“Here’s the other issue,” she added. “He was just one kid in that class of 21. There were seven other kids who had problems at home, learning issues, emotional distress who didn’t get any resources.”
            I doubt it’s any different here in Nova Scotia.
Asking any teacher to deal with severely disruptive behaviour is wrong. Allowing that particular student in a classroom is putting the rights of one individual above the rights of the group.
            A classroom is a work environment for teachers, students and educational assistants; all of them are entitled to be safe in that environment, to be able to work without distraction or anxiety. Severely disruptive behaviour goes beyond what teachers should be expected to deal with, and students cannot learn in the midst of that chaos.
            School is a place of learning for everyone but one student and his or her parents/legal guardians shouldn’t be allowed to turn a classroom into a battlefield. 

Saturday, September 19, 2015

Glamourous Life of a Country Girl

Five of the six winners and three of the six judges.

We were in Halifax today for the awards presentation of the Atlantic Writing Competition, at the absolutely gorgeous, light-filled, book-filled new Halifax Public Library (how many years until we stop calling it "new"?!).
We checked out the Word On The Street vendors then cruised around Spring Garden Road, ate at a Turkish restaurant for lunch then shopped for shoes and sweaters and dresses.
The Nova Scotia Country Boy was very amiable about it all, mostly because he had a nice steak and fries for lunch, and he knew he was stopping at the Masstown Market for a big scoop of chocolate ice cream.
When we arrived home, finally, at five o'clock, I changed out of my skirt and blouse, put on shorts and a T-shirt, my Bog boots and gloves, and headed outside to clean the hen pen.
The glamourous life of a country writer!

Thursday, September 17, 2015

Overwhelmed With Words

See my name in the column on the right.
This is one of the reasons my photo-a-day (ish) has fallen off the rails recently. Writing! 'Cause it's what I do best.
Each evening I think, "I will write on the blog first thing, before any other work gets done," because that's when the day and my brain are fresh, when my ideas are plump and my words ripe.
But between the sun coming up later, delaying my morning walk, and the large pot of coffee waiting for me when I get back, I don't seem to get upstairs to my office as early as I expect. Best intentions: 9 a.m. Reality: 10:15 a.m.
Sometimes I am even distracted by chores. Which reminds me, I have to bring in a load of laundry from the clotheline! Now that the sunshine has returned, so too has the process of creating clean clothes.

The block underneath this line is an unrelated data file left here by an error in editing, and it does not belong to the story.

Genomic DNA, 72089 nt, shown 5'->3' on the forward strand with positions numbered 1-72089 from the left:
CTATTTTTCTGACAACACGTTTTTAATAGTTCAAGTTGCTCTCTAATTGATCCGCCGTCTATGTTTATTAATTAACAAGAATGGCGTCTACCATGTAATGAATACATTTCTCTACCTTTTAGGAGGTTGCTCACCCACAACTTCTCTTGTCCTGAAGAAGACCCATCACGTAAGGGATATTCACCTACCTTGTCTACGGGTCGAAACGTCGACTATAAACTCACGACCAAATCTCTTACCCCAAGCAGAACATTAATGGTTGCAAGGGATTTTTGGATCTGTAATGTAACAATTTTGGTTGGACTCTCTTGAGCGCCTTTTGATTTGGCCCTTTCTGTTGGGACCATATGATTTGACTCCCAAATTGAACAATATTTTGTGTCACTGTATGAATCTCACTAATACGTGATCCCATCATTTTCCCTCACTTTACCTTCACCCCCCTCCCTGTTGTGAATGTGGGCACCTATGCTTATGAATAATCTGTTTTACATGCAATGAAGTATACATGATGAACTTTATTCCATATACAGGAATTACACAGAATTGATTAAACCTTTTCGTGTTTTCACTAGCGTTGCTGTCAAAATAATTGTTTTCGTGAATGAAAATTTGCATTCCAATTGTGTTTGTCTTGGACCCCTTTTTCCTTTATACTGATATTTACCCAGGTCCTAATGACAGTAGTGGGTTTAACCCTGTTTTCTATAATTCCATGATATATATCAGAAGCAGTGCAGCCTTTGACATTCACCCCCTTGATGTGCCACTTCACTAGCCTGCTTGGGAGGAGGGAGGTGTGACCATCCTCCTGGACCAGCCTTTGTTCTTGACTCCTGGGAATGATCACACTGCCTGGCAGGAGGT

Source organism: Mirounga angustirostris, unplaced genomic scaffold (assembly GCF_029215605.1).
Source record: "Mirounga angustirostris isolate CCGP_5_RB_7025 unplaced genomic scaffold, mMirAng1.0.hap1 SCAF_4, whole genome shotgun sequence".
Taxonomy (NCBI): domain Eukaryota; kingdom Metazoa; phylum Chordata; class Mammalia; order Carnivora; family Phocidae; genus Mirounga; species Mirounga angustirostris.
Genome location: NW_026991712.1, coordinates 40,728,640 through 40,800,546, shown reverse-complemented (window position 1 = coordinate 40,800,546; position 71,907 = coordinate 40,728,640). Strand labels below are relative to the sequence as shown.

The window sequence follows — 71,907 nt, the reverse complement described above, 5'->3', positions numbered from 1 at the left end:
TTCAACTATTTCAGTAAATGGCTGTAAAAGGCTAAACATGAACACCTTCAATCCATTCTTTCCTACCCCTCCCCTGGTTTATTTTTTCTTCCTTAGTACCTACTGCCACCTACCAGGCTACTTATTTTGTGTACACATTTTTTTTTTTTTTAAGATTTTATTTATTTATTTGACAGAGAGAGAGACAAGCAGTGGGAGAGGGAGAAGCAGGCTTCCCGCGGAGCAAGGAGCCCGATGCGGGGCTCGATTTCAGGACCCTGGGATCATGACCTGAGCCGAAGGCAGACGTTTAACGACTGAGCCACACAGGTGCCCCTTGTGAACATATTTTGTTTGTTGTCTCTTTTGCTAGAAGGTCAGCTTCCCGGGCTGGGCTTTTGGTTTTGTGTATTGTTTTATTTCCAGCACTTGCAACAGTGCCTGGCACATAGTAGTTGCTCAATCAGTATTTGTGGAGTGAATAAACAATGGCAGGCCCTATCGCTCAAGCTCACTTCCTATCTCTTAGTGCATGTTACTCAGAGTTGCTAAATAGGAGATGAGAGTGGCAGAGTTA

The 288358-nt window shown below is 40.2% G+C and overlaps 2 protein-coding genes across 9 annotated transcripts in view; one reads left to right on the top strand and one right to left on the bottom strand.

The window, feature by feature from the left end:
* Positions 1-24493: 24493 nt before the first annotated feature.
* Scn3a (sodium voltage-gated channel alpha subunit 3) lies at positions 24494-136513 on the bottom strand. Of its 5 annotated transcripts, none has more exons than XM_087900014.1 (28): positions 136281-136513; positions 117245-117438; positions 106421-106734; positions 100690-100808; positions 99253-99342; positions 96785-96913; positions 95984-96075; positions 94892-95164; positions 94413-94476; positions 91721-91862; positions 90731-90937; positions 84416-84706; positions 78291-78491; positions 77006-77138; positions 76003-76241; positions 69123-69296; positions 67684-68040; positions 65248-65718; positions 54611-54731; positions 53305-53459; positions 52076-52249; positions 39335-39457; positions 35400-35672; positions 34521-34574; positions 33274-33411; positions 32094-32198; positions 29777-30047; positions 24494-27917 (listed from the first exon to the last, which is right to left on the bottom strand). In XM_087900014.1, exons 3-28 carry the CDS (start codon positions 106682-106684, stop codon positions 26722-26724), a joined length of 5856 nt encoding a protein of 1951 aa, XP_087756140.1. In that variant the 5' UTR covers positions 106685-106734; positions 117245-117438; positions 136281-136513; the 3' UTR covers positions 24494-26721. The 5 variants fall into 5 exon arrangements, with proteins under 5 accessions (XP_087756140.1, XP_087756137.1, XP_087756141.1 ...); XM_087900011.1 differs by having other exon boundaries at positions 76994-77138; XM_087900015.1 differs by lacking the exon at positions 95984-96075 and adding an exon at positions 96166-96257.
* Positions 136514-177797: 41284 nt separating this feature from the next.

But what comes first is the writing. I write church messages then I write my bi-weekly Field Notes column. I'm editing essays for a book collection and I wrote a children's book that won a contest.
This is my version of farming: I've planted seeds and I've weeded and watered and now I'm poking around the fields to see what is ready to harvest. Hard work and hope - what farmers and writers have in common.

*I posted a small excerpt from the opening of my winning manuscript on my Facebook page along with a couple of photos that illustrate a couple of things mention on the section. Check it out via this link:

Wednesday, September 16, 2015

Chase the Ace

A guy from town brought his pet crow down to his trailer by the river so now we are enjoying the very vocal company of Ace the Crow. We hope he's a frequent visitor to our abode.
It's kind of neat, actually, to get so close to a crow. Every noticed how many are around yet we never get very close? They are a smart, wily bird -- a corvid, I've learned -- that represents creation and magic.
These two fellows are soon to be best friends. If it didn't seem so awful to steal babies from a nest, I'd suggest we kidnap -- er, adopt -- a baby crow next spring.

Friday, September 11, 2015

The Story of A Man Who Made Violins

The current issue of Saltscapes magazine includes an article I wrote about a local man who taught math, ran cadets and made award-winning violins. 
“I think the fiddle maker puts his whole self into that violin and if you know the person, it’s even nicer because you know how that person is going to express himself through a violin," Ivan Hicks told me during an interview. Hicks, a master fiddler from New Brunswick, enjoys playing a couple of MacCleave fiddles.


Wednesday, September 09, 2015

There Is Something We Can Do

As published in the Citizen-Record newspaper on Wednesday, September 9, 2015, by Sara Jewell.

So many times, our response to a crisis in our community – to a house burning down, to a diagnosis of cancer, to life-changing injuries – is immediate and sure: a fundraiser is planned, donations are collected, people are galvanized to help and support.
We respond by saying, “What can I do?”